The biblical definition of a miracle would be something like this: “an event that involves the direct and powerful action of God, transcending the ordinary laws of nature and defying common expectations of behavior.” Miracles are extraordinary occurrences that can only be attributed to the supernatural work of God and demonstrate His involvement in human history. God employs miracles in the Bible to reveal Himself, His character, and His purposes to humans through phenomena that are not otherwise explainable (Exodus 3:1–6).
Miracles provide evidence of God’s presence and power in the world and demonstrate His authority on behalf of His servants. A miracle may be performed directly by God or through a human agent. Other words used to describe miracles in the Bible are signs and wonders (typically used together), powers, and mighty works.
One of the greatest miracles is God’s creation of the world and everything in it (Genesis 1:1—3:24). Equally astounding is the miracle of the Incarnation—that the eternal Son of God took on human flesh (John 1:14; Philippians 2:7) and then, through the stunning miracle of the resurrection, overcame death and the powers of hell so that believers in Him might gain eternal life (Romans 4:24–25; 10:9; Hebrews 2:14; Revelation 1:18).
The Bible reveals several different forms of miracles. The Old Testament records unusual celestial events, as in the time the Lord caused the sun and moon to stand still to aid Joshua’s army at Gibeon in their victory over the Amorite kings (Joshua 10:9–15). Several instances of God’s divine control over nature—as in the parting of the Red Sea (Exodus 14:21–22) and the crossing of the Jordan River (Joshua 3:14–17)—are displayed in the Old Testament. God can miraculously cause animals and inanimate objects to act in astonishing ways (Numbers 22:22–35; 2 Kings 6:5–7). Miracles of instantaneous healing, such as when Naaman is cured of leprosy (2 Kings 5:14) or when Jesus heals two blind men (Matthew 9:27–31), appear in both the Old and New Testament.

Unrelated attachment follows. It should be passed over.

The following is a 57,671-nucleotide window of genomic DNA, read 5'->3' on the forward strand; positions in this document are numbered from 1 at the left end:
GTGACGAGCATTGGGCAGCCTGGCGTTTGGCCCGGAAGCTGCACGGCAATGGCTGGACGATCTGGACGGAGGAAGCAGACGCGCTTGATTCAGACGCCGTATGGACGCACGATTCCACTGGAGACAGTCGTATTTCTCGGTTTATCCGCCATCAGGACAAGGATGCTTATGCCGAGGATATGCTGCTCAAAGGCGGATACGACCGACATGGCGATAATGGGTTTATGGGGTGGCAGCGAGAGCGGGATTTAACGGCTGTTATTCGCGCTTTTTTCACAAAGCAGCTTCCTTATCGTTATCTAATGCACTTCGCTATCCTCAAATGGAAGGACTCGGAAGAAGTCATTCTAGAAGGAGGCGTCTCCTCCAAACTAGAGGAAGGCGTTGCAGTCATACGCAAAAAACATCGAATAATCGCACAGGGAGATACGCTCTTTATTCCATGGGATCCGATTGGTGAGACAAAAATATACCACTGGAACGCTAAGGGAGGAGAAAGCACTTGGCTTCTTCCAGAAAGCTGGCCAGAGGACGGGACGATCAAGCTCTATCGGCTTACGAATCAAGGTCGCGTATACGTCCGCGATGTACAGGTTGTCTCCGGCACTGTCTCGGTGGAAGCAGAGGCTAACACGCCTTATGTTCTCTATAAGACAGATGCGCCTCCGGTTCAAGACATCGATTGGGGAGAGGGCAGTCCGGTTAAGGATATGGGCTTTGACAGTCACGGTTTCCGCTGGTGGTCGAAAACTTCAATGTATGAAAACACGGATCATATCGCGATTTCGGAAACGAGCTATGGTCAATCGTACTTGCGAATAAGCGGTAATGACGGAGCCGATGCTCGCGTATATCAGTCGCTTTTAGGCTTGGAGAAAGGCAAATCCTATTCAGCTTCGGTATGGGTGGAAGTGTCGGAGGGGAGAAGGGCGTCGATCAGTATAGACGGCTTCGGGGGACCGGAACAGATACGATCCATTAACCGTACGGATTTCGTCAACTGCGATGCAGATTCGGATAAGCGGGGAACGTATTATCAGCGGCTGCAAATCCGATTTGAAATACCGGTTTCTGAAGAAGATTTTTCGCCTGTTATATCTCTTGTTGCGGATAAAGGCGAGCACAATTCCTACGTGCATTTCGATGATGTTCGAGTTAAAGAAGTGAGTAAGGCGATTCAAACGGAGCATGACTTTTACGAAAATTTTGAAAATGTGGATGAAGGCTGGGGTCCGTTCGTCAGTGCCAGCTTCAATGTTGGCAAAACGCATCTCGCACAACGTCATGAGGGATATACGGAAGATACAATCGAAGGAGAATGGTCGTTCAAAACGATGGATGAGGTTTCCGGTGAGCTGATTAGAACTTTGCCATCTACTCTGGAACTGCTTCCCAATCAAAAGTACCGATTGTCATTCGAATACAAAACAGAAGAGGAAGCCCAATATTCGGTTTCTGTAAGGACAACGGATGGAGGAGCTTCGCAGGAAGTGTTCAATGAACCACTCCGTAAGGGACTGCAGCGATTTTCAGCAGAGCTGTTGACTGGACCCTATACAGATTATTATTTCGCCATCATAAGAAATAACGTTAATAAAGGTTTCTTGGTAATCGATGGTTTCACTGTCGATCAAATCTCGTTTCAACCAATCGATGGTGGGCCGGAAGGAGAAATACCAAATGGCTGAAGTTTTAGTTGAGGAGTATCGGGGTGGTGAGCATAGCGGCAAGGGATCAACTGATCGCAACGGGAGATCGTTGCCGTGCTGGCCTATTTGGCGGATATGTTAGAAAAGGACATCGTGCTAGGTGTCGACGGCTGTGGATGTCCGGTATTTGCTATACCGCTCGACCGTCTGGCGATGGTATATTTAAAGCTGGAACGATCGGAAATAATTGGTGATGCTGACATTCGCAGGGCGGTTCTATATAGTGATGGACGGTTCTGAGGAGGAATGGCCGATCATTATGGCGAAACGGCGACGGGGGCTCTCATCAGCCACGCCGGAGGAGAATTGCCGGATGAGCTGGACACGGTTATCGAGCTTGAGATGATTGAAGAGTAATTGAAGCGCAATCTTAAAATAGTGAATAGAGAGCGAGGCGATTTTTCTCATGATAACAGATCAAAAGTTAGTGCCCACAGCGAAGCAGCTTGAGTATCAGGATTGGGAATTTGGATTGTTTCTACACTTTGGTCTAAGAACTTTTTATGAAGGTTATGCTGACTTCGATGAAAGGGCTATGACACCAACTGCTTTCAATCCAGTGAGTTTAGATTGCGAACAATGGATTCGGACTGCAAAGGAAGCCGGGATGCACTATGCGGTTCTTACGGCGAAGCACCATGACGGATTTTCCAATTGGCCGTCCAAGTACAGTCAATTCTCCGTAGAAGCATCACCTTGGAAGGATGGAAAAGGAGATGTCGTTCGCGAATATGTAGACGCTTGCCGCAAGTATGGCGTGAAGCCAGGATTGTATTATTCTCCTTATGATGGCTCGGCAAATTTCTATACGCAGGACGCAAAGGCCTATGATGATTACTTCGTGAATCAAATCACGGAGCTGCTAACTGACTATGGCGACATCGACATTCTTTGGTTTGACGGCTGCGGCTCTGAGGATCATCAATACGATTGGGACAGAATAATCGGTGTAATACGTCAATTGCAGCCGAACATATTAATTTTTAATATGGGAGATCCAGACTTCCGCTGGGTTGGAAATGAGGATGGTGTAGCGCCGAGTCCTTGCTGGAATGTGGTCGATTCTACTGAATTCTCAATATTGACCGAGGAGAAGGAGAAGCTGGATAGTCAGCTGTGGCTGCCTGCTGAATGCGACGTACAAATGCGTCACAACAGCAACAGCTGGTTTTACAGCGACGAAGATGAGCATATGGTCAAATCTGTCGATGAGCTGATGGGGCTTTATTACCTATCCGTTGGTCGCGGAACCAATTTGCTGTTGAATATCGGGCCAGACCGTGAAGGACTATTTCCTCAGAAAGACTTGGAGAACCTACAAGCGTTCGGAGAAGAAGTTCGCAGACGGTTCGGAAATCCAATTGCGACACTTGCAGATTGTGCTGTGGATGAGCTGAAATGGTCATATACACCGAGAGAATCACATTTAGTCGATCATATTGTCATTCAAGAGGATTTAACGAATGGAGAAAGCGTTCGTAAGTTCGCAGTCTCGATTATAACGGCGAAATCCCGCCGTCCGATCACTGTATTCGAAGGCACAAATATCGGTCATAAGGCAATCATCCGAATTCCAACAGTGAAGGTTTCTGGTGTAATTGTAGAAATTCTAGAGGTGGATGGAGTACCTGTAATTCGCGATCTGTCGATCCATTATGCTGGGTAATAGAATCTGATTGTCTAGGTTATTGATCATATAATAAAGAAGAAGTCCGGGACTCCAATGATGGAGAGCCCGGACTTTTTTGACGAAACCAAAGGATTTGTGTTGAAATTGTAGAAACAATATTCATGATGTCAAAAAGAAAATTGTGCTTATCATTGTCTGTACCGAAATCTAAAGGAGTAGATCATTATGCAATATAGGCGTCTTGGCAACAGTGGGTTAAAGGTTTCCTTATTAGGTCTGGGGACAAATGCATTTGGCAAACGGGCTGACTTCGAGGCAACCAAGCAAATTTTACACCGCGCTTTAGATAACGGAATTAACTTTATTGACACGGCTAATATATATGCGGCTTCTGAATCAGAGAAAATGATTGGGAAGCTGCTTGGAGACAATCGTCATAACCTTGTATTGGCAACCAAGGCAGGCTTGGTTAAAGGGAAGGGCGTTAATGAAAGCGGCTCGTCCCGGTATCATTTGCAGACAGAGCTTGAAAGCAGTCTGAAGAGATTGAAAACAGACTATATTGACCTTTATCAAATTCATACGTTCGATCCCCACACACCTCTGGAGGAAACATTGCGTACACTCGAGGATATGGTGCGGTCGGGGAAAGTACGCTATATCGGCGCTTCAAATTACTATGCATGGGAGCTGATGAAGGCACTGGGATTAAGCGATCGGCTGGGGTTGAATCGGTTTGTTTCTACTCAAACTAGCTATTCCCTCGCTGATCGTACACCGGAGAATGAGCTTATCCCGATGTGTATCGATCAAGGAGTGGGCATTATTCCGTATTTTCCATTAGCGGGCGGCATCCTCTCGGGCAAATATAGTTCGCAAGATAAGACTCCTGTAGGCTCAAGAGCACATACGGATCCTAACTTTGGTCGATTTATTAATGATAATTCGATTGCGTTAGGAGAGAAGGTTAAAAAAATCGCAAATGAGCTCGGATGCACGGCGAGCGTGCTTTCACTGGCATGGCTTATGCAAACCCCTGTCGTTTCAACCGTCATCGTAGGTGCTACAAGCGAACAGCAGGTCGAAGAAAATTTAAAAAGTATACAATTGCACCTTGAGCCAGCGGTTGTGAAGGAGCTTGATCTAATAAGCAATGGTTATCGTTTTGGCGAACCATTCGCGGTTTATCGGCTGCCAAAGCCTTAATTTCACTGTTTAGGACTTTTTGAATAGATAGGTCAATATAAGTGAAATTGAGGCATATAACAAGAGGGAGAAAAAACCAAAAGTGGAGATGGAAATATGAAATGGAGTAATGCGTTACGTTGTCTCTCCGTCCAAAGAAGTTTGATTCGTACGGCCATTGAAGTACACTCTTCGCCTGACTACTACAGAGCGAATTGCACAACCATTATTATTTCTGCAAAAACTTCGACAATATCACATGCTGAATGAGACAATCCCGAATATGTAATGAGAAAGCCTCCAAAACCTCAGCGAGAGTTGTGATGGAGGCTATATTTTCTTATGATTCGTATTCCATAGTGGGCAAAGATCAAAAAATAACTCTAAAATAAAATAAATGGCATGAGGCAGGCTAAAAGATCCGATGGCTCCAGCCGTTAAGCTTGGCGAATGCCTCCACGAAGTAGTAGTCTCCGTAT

Miracles in the New Testament are performed through human intermediaries such as the apostles, but most significantly through Jesus Christ. In all four Gospels, miracles play a critical role in Jesus’ ministry (Mark 1:32–34; 3:7–10). Jesus performs miracles of healing (John 4:46–53), provision of food (Mark 6:30–44), and control over nature (Matthew 14:32–33). New Testament miracles consistently display God’s power and either confirm or demonstrate the message of salvation in Jesus Christ (John 11:38–46). The Gospels record about 37 miracles of Jesus, although the apostle John stresses that these only scratch the surface of all that our Savior did (John 21:25).
The miracles recorded in the Bible served several functions. Some miracles validated God’s superiority over false gods (1 Kings 18:20–40), while others validated God’s message (Isaiah 38:7–8); others brought punishment, in addition to fulfilling some of the other functions, as in the wonders performed before Pharaoh (Exodus 7:1—11:10). God’s miracles of provision met human needs, supplying manna to eat in the wilderness (Exodus 16:11–21) and feeding the hungry crowds (Matthew 15:32–39). Miracles of communication conveyed important messages from God (Daniel 5:1–12). Miracles of judgment brought punishment and correction (Exodus 32:35; 1 Samuel 5:6–12). Miracles of exorcism set people free from demonic control and spread the good news of Jesus (Luke 4:31–37). Miracles of resurrection demonstrated God’s sovereignty and almighty power (1 Kings 17:17–24; Luke 7:11–17).
In summary, a miracle is a divine work of God that transcends human understanding and inspires wonder, displays the greatness of God, and causes people to recognize that God is active in the world.